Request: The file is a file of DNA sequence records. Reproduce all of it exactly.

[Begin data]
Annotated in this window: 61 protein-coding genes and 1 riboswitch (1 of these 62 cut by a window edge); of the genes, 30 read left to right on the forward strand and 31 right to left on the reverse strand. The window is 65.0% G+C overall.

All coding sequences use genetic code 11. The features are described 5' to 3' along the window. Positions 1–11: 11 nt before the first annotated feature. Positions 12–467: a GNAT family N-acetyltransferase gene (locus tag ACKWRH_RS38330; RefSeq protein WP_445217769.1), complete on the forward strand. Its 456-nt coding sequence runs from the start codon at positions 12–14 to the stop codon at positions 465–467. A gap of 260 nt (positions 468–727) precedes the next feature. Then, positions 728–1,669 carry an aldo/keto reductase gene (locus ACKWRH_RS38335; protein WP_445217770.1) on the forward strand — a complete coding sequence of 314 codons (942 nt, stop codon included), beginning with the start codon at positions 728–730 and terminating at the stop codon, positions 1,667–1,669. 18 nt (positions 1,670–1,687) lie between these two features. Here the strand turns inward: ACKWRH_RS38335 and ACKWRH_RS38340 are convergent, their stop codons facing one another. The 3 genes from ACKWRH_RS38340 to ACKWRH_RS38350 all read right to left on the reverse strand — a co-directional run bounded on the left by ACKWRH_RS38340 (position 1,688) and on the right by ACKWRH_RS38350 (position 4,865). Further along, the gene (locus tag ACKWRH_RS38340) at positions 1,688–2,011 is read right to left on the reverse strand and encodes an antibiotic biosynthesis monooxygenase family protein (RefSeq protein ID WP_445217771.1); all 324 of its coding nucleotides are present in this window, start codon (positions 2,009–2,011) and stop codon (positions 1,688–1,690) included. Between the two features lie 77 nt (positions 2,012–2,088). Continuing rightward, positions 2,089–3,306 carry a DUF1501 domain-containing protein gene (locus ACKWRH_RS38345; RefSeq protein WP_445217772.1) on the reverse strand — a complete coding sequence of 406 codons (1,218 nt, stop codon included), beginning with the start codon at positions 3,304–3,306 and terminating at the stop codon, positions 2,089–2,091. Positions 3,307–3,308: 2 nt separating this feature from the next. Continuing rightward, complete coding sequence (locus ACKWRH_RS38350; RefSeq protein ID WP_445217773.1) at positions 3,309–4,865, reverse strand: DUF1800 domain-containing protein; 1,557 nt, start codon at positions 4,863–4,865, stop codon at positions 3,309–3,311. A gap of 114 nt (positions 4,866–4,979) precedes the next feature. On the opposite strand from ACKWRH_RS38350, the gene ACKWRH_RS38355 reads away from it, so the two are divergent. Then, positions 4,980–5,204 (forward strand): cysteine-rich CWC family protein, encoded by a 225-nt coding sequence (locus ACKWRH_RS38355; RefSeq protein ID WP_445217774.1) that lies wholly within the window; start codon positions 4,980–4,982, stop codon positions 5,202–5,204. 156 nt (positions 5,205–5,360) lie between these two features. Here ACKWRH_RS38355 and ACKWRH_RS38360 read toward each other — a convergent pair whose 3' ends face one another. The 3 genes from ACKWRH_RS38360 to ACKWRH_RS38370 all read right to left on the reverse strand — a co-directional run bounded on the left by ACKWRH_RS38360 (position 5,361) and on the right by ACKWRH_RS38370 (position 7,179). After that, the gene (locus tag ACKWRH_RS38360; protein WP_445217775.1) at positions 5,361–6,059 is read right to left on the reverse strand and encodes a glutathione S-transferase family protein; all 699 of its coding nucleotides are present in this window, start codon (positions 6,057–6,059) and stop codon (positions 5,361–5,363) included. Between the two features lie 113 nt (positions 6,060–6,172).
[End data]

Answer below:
Annotated in this window: 61 protein-coding genes and 1 riboswitch (1 of these 62 cut by a window edge); of the genes, 30 read left to right on the forward strand and 31 right to left on the reverse strand. The window is 65.0% G+C overall.

All coding sequences use genetic code 11. The features are described 5' to 3' along the window. Positions 1–11: 11 nt before the first annotated feature. Positions 12–467: a GNAT family N-acetyltransferase gene (locus tag ACKWRH_RS38330; RefSeq protein WP_445217769.1), complete on the forward strand. Its 456-nt coding sequence runs from the start codon at positions 12–14 to the stop codon at positions 465–467. A gap of 260 nt (positions 468–727) precedes the next feature. Then, positions 728–1,669 carry an aldo/keto reductase gene (locus ACKWRH_RS38335; protein WP_445217770.1) on the forward strand — a complete coding sequence of 314 codons (942 nt, stop codon included), beginning with the start codon at positions 728–730 and terminating at the stop codon, positions 1,667–1,669. 18 nt (positions 1,670–1,687) lie between these two features. Here the strand turns inward: ACKWRH_RS38335 and ACKWRH_RS38340 are convergent, their stop codons facing one another. The 3 genes from ACKWRH_RS38340 to ACKWRH_RS38350 all read right to left on the reverse strand — a co-directional run bounded on the left by ACKWRH_RS38340 (position 1,688) and on the right by ACKWRH_RS38350 (position 4,865). Further along, the gene (locus tag ACKWRH_RS38340) at positions 1,688–2,011 is read right to left on the reverse strand and encodes an antibiotic biosynthesis monooxygenase family protein (RefSeq protein ID WP_445217771.1); all 324 of its coding nucleotides are present in this window, start codon (positions 2,009–2,011) and stop codon (positions 1,688–1,690) included. Between the two features lie 77 nt (positions 2,012–2,088). Continuing rightward, positions 2,089–3,306 carry a DUF1501 domain-containing protein gene (locus ACKWRH_RS38345; RefSeq protein WP_445217772.1) on the reverse strand — a complete coding sequence of 406 codons (1,218 nt, stop codon included), beginning with the start codon at positions 3,304–3,306 and terminating at the stop codon, positions 2,089–2,091. Positions 3,307–3,308: 2 nt separating this feature from the next. Continuing rightward, complete coding sequence (locus ACKWRH_RS38350; RefSeq protein ID WP_445217773.1) at positions 3,309–4,865, reverse strand: DUF1800 domain-containing protein; 1,557 nt, start codon at positions 4,863–4,865, stop codon at positions 3,309–3,311. A gap of 114 nt (positions 4,866–4,979) precedes the next feature. On the opposite strand from ACKWRH_RS38350, the gene ACKWRH_RS38355 reads away from it, so the two are divergent. Then, positions 4,980–5,204 (forward strand): cysteine-rich CWC family protein, encoded by a 225-nt coding sequence (locus ACKWRH_RS38355; RefSeq protein ID WP_445217774.1) that lies wholly within the window; start codon positions 4,980–4,982, stop codon positions 5,202–5,204. 156 nt (positions 5,205–5,360) lie between these two features. Here ACKWRH_RS38355 and ACKWRH_RS38360 read toward each other — a convergent pair whose 3' ends face one another. The 3 genes from ACKWRH_RS38360 to ACKWRH_RS38370 all read right to left on the reverse strand — a co-directional run bounded on the left by ACKWRH_RS38360 (position 5,361) and on the right by ACKWRH_RS38370 (position 7,179). After that, the gene (locus tag ACKWRH_RS38360; protein WP_445217775.1) at positions 5,361–6,059 is read right to left on the reverse strand and encodes a glutathione S-transferase family protein; all 699 of its coding nucleotides are present in this window, start codon (positions 6,057–6,059) and stop codon (positions 5,361–5,363) included. Between the two features lie 113 nt (positions 6,060–6,172).